Utility-scale wind turbine generators have minimum temperature operating limits which restrict the application in areas that routinely experience temperatures less than −20°C. Wind turbines must be protected from ice accumulation, which can make anemometer readings inaccurate and which can cause high structure loads and damage. Some turbine manufacturers offer low-temperature packages at a few percent extra cost, which include internal heaters, different lubricants, and different alloys for structural elements, to make it possible to operate the turbines at lower temperatures. If the low-temperature interval is combined with a low-wind condition, the wind turbine will require station service power, equivalent to a few percent of its output rating, to maintain internal temperatures during the cold snap. For example, the St. Leon, Manitoba project has a total rating of 99 MW and is estimated to need up to 3 MW (around 3% of capacity) of station service power a few days a year for temperatures down to −30°C. This factor affects the economics of wind turbine operation in cold climates.


Onshore turbine installations in hilly or mountainous regions tend to be on ridgelines generally three kilometers or more inland from the nearest shoreline. This is done to exploit the so-called topographic acceleration. The hill or ridge causes the wind to accelerate as it is forced over it. The additional wind speeds gained in this way make large differences to the amount of energy that is produced. Great attention must be paid to the exact positions of the turbines (a process known as micro-siting) because a difference of 30 m can sometimes mean a doubling in output. Local winds are often monitored for a year or more with anemometers and detailed wind maps constructed before wind generators are installed.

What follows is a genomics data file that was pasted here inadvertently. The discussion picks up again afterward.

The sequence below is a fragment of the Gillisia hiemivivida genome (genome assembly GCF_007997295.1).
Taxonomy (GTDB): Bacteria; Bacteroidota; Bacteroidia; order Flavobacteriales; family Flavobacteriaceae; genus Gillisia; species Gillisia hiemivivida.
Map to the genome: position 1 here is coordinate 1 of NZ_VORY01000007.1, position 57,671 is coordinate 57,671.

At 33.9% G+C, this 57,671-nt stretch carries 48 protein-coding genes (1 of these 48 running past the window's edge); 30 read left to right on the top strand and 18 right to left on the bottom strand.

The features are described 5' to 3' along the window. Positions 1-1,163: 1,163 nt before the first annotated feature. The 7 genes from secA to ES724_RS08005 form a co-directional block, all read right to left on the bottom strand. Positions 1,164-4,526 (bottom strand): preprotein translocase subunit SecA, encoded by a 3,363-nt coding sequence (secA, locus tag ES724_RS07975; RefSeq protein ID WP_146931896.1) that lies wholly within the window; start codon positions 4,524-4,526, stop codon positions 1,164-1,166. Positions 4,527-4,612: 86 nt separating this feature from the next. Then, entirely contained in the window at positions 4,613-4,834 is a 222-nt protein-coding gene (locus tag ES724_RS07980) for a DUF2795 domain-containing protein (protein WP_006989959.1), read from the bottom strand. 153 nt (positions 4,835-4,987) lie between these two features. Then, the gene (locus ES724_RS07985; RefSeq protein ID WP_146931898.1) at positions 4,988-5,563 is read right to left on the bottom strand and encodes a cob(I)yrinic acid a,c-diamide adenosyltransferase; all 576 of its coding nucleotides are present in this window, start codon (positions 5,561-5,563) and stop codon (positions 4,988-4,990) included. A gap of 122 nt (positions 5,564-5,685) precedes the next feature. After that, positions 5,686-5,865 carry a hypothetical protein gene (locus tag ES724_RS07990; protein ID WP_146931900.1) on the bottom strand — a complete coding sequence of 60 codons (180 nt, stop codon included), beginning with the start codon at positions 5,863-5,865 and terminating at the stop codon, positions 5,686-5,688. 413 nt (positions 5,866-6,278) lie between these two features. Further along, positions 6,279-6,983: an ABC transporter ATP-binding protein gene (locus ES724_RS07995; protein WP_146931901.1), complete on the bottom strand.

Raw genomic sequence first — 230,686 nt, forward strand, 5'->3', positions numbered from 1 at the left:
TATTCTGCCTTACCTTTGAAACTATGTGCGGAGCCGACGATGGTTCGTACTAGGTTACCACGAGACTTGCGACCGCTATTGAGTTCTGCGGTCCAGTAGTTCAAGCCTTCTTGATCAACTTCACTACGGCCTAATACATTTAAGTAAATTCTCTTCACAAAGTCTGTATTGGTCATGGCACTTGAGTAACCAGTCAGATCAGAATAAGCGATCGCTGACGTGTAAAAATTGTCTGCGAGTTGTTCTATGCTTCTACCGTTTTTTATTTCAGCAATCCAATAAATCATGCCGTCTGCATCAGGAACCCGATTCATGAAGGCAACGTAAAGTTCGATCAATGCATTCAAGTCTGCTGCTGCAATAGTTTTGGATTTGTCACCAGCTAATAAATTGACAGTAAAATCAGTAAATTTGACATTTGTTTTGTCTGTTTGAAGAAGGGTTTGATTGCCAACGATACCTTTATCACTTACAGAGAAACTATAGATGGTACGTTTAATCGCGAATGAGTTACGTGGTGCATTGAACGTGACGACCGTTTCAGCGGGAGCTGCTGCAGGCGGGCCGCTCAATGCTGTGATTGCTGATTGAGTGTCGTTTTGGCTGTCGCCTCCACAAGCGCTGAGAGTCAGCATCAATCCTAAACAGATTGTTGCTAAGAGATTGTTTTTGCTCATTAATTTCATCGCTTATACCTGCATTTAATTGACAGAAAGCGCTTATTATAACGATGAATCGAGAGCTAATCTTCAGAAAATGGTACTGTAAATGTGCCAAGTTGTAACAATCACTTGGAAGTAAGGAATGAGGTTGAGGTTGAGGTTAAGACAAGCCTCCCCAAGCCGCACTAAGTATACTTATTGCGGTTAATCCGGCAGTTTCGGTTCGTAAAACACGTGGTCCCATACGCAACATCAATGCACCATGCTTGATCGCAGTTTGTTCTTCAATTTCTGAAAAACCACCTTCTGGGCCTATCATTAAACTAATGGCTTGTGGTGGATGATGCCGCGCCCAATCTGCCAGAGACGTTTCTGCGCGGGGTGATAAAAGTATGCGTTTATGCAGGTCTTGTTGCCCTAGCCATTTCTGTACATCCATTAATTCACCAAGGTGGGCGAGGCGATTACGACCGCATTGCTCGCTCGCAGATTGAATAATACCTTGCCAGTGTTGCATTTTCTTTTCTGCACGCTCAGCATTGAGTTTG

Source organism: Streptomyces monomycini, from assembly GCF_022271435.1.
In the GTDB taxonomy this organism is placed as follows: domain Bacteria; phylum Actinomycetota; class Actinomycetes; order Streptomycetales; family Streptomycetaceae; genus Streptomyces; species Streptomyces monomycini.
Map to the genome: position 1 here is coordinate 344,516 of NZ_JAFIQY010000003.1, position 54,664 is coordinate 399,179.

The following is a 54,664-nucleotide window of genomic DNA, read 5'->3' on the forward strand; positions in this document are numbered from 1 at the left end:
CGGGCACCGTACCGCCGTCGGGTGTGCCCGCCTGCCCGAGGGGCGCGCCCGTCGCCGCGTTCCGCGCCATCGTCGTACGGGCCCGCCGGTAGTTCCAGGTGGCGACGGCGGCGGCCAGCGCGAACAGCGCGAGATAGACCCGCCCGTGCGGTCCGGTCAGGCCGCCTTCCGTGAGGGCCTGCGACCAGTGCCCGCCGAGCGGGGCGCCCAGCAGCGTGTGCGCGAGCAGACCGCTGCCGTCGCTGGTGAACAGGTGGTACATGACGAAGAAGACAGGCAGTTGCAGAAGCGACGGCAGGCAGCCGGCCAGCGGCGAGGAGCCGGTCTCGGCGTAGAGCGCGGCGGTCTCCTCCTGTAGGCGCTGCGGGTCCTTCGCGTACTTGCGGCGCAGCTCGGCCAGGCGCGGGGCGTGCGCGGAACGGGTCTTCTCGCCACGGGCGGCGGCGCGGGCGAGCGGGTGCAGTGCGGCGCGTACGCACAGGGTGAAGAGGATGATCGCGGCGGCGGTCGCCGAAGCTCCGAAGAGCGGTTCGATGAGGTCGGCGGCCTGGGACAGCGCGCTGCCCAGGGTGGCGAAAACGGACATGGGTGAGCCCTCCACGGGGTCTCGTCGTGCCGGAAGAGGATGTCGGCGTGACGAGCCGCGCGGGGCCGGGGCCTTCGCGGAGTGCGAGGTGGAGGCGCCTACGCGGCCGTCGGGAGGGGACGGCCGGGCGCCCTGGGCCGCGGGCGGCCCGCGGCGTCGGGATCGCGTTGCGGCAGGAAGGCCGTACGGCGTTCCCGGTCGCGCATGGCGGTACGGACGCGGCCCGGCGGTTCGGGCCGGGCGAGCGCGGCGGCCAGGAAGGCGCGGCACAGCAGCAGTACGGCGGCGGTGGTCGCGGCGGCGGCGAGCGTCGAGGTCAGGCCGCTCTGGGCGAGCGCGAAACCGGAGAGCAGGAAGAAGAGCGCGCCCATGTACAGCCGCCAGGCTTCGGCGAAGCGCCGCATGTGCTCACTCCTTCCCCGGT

For smaller installations where such data collection is too expensive or time consuming, the normal way of prospecting for wind-power sites is to directly look for trees or vegetation that are permanently "cast" or deformed by the prevailing winds. Another way is to use a wind-speed survey map, or historical data from a nearby meteorological station, although these methods are less reliable.

Wind farm siting can sometimes be highly controversial, particularly as the hilltop, often coastal sites preferred are often picturesque and environmentally sensitive (for instance, having substantial bird life). Local residents in a number of potential sites have strongly opposed the installation of wind farms, and political support has resulted in the blocking of construction of some installations.


Near-Shore turbine installations are generally considered to be inside a zone that is on land within three kilometers of a shoreline and on water within ten kilometers of land. Wind speeds in these zones share wind speed characteristics of both onshore wind and offshore wind depending on the prevailing wind direction. Common issues that are shared within Near-shore wind development zones are aviary (including bird migration and nesting), aquatic habitat, transportation (including shipping and boating) and visual aesthetics amongst several others.